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    Quote Originally Posted by PDilemma View Post
    If money is not an issue for her to go back to school, then she is probably not dependent on whatever income will be available when she is finished, either. So why not pursue something you will enjoy even if it isn't a great financial windfall? Money is not everything. We are much happier now that I am not working a high stress job from hell even though my monthly income dropped by about 80% and we have to mind every penny now.
    This is kind of my way of thinking, but I don't have a hubby to bring in money. So, I'm thinking that I'd rather move someplace else than have a job I hate. Which state do you live in? And which other parts of the country is it more realistic to think that a teaching job is a possibility? (Agilsgv is right; the economy, the state budge, and the prospects for teaching are horrible here in California, while the cost of living is astronomical). One idea I've had in the back of my mind is to get a master's in history and a teaching certificate, but I'm guessing I'd need to get the teaching certificate in the state where I was going to teach? Is that right?

    I'm pretty sure I'd really like being in a master's program and I don't mind having to mind my pennies, but what I don't want to do is end up in a situation where I've spent most of my money getting a degree and I wouldn't be able to find a job afterwards.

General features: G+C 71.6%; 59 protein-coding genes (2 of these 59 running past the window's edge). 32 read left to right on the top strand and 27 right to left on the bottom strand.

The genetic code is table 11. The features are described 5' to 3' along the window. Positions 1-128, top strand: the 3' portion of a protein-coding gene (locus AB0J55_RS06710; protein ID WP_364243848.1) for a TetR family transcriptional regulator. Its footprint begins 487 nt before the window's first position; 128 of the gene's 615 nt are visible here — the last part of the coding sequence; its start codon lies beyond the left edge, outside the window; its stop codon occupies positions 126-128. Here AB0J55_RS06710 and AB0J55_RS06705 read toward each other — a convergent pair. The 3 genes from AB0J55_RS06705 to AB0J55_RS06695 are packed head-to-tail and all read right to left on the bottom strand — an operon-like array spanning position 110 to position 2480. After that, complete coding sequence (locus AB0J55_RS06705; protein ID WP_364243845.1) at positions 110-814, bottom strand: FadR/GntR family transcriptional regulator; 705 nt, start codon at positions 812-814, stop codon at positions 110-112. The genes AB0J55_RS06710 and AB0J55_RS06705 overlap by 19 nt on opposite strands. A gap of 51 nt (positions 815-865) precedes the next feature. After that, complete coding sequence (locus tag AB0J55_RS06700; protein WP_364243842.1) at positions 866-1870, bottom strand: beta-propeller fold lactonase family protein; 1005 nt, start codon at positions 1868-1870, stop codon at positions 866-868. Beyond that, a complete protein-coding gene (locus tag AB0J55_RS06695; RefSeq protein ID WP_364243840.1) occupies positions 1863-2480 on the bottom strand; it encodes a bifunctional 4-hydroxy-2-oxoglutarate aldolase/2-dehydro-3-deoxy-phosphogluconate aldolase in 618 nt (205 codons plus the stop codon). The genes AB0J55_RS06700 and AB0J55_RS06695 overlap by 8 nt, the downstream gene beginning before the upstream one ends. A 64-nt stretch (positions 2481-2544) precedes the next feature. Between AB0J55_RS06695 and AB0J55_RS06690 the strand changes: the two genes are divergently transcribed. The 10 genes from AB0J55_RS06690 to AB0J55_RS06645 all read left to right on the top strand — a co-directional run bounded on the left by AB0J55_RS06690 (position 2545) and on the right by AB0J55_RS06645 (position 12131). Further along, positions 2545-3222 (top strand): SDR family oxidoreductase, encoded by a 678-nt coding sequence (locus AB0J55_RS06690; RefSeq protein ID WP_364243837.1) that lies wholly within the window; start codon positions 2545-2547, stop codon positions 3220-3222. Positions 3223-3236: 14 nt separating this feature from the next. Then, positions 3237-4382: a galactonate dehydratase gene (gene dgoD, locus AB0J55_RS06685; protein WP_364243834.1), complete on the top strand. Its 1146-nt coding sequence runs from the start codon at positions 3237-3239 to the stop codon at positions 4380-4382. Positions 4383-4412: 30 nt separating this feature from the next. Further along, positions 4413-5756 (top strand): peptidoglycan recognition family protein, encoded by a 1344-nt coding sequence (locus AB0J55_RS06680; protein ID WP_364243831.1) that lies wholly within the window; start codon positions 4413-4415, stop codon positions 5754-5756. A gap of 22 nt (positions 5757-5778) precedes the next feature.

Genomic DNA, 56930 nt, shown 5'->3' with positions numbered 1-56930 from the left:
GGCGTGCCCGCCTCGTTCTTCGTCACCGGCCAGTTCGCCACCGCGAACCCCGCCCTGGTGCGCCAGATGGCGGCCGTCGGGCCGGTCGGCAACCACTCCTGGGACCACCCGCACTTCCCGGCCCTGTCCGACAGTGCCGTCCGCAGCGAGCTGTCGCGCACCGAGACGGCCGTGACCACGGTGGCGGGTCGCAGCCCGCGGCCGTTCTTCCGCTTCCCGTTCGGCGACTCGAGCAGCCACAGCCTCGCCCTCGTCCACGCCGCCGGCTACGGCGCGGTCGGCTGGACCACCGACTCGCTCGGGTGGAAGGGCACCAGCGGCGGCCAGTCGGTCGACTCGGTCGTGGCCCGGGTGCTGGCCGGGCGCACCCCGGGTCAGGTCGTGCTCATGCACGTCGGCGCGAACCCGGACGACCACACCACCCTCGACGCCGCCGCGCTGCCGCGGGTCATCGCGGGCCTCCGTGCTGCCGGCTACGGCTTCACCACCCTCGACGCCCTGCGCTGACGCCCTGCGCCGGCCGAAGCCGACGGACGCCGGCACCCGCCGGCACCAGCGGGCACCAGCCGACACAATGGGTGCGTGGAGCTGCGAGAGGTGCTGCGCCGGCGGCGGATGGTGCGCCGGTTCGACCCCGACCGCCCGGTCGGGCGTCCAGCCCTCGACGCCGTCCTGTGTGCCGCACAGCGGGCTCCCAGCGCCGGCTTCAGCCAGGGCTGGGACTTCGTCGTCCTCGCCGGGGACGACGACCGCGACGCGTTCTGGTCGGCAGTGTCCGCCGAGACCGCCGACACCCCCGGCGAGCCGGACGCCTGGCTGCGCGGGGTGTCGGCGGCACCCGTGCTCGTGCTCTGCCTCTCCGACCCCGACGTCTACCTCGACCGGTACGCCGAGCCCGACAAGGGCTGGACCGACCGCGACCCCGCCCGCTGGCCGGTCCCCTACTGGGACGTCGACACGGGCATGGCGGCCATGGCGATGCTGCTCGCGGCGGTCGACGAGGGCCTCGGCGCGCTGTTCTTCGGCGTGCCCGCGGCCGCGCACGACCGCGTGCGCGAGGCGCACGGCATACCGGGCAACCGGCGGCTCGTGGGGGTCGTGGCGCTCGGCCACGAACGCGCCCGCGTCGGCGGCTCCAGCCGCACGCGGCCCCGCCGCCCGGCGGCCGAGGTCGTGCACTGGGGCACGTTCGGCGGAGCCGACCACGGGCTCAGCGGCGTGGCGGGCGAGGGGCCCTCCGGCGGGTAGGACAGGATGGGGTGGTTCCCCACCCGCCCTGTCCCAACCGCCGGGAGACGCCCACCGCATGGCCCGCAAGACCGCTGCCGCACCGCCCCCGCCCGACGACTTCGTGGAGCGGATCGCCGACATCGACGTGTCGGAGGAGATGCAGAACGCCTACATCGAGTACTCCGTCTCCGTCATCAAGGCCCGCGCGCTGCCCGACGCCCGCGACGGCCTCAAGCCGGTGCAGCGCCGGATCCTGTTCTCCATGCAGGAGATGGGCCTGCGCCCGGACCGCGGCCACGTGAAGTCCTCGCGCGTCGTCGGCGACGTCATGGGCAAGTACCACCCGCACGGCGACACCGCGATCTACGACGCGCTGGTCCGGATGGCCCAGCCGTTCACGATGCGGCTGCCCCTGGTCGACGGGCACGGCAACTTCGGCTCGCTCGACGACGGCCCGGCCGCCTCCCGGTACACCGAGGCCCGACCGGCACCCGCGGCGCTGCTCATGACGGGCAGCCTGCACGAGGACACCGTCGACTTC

8. #28
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    Quote Originally Posted by Allskate View Post

    I'm pretty sure I'd really like being in a master's program and I don't mind having to mind my pennies, but what I don't want to do is end up in a situation where I've spent most of my money getting a degree and I wouldn't be able to find a job afterwards.
    I'd say the odds are greater than 50% that is exactly what could happen. Sorry, but that's a fact. Graduate school in the social sciences, humanities or even some hard sciences is becoming the provence of those who don't have to use student loans to go to school and don't plan on having to support themselves. Some fields are better than others, but overall, this is not a really good time to look toward jobs in academia. A small percentage of people will of course get jobs, but they will have attended prestige universities, published like crazy and met the right people. Or get lucky. And if you are one of those lucky few, you might be appalled at how low your salary will be or where you might end up having to move for the job.

    I'm fortunate that my paycheck does not come from the University our program is affiliated with as the faculty hasn't had a raise in four years. They aren't happy about it, but they also know there are 3-4 people who would happily take their job if they left.
    Those who never succeed themselves are always the first to tell you how.

  9. #29
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    sorry for the OT, but having just been accepted for a PhD in the Humanities (in the U.K.), it's quite depressing reading that... just for curiosity, one of my lecturers told me nowadays for Humanities research Canada is the country with more opportunities: what do you think?

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    Quote Originally Posted by rfisher View Post